Yucatecan cuisine is one of the oldest in the world and is even older than most European food cultures. Impressively, dishes are still cooked using the same recipes and cooking methods that were used all those milenia ago. (For instance, many dishes are cooked in an underground oven known as a “pib”).
Cochinita pibil is arguably the most famous dish in the area. This is a type of slow cooked pork marinated with orange and achiote that falls apart in your mouth and is essentially a type of ancient pulled pork.
You will find tons of “comida Yucatecas” around Merida specializing in this type of regional food. My favorites, and the ones I would recommend are Habaneros (a little out of town but worth the effort to get to), and Katun Comida Yucateca.
MUGY (Museo de la Gastronomía Yucateca) offers an interesting culinary experience whereby you can sample several small, tapas-style plates of Yucatecan food to learn about the regional food culture. Meanwhile, Kuuk offers elevated Yucatecan food that is so beautiful, that the dishes are almost like works of art.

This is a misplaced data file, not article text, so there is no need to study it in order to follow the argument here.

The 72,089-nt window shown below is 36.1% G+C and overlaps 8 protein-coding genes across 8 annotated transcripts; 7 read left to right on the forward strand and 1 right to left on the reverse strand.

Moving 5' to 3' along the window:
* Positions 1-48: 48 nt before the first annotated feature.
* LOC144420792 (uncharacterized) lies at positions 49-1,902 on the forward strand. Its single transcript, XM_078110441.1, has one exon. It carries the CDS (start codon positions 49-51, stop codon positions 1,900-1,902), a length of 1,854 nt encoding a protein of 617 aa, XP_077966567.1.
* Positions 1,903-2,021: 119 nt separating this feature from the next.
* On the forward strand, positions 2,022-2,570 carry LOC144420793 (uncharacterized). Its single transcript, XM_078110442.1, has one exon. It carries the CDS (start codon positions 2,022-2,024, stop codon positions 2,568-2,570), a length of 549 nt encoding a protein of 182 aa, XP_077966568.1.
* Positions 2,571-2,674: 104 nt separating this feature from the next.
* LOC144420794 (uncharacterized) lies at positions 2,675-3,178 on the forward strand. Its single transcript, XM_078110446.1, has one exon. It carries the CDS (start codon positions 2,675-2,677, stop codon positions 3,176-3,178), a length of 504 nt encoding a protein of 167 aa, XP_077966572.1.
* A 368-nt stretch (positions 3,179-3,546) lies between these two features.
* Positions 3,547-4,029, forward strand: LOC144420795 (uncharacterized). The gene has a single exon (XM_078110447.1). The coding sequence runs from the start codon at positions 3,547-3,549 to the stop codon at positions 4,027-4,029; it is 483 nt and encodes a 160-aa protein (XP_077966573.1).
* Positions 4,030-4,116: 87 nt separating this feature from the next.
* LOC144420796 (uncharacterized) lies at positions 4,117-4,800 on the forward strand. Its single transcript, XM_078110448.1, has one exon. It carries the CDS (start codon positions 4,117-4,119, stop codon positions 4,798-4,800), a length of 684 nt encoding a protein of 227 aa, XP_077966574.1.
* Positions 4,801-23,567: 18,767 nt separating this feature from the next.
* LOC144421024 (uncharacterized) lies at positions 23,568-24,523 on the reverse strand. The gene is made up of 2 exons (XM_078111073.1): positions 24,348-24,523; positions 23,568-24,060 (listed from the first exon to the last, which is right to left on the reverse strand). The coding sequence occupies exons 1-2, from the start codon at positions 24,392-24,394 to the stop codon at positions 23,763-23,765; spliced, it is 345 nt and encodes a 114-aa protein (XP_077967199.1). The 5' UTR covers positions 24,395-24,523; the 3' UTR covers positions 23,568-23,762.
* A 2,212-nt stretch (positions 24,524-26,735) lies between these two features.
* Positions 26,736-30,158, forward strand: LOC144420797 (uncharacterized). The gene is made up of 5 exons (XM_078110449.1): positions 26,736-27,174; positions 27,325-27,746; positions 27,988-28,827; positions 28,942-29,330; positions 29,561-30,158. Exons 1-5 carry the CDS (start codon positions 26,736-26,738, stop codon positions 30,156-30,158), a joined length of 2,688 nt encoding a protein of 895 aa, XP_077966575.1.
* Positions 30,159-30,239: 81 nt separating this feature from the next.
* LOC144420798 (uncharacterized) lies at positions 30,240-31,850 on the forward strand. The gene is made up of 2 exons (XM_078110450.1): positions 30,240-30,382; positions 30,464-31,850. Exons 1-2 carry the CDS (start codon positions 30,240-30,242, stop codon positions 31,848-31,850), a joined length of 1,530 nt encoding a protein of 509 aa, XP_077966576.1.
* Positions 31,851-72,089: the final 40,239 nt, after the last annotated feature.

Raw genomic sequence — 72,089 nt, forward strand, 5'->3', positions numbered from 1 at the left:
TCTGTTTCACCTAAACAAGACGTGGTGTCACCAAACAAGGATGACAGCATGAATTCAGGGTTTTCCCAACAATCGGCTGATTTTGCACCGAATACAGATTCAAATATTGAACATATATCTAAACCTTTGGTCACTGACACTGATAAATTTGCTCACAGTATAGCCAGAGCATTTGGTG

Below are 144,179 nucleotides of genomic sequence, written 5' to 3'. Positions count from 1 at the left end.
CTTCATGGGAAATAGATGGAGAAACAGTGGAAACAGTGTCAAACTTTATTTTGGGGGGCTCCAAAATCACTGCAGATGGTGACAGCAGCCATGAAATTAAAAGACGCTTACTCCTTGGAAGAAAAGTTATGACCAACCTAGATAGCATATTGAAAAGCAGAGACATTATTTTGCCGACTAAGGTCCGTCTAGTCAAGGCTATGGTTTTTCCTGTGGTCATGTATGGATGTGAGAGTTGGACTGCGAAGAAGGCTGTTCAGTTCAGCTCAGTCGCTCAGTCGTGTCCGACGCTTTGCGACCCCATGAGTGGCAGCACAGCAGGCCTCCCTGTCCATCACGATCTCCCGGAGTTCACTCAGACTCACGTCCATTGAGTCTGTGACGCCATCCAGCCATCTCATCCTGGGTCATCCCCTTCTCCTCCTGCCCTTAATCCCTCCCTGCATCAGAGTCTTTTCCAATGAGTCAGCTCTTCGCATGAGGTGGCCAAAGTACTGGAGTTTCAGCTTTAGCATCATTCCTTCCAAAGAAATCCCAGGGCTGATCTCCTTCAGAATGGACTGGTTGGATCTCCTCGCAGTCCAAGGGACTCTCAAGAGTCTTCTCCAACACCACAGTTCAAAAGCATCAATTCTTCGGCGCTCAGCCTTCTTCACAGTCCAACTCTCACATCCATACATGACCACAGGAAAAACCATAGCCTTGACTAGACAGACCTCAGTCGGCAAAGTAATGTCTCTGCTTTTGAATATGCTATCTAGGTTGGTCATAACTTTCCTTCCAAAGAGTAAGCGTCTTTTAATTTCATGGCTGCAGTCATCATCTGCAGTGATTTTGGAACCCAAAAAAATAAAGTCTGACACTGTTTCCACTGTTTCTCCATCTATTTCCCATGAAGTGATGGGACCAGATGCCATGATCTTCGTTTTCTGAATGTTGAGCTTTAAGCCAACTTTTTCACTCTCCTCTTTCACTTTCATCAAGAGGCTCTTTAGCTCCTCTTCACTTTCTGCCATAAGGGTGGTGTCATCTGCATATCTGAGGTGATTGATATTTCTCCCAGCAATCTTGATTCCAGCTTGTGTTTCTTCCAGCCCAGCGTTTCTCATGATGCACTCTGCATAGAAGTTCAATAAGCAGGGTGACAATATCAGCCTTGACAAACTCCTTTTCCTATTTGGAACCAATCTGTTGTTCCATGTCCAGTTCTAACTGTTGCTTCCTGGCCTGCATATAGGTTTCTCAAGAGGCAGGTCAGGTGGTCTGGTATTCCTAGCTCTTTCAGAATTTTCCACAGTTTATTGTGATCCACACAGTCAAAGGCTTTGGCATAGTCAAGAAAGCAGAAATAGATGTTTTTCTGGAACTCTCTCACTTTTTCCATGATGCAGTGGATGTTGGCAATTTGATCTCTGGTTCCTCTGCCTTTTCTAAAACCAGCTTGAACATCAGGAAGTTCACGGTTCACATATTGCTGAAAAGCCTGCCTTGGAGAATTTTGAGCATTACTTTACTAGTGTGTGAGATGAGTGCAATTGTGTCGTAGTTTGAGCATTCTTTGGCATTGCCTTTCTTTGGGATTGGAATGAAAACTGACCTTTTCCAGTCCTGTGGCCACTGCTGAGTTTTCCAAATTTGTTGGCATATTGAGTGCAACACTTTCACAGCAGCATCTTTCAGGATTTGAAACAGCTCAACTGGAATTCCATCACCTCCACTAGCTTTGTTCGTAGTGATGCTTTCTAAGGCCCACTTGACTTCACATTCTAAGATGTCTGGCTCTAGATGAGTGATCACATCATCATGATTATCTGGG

Have breakfast tacos at Wayan’e
The best tacos in Merida are not found at the tourist spots in the center of town but in a humble little eatery in Itzimna known as Wayan’e. Wayan’e, meaning “it’s here” in Yucatec Mayan, is the breakfast taco spot of choice for most Yucatecans.
There is often a queue to be seated and served on weekends but rest assured, this place is well worth the wait. You can opt to sit inside or pull up a stool around the open kitchen so that you can watch the chefs hard at work.
The taco menu is extensive, and each one is only around 20-22 pesos. The pollo con mostaza, papas con chorizo, tinga de pollo, castacan and huevos con chaya (Yucatan spinach) are great choices for breakfast.
You can also get delicious (and giant) crusty cochinita pibil bread rolls. Wash it all down with an ice cold horchata, piña con chaya (pineapple and Yucatan spinach), or another flavored agua fresca.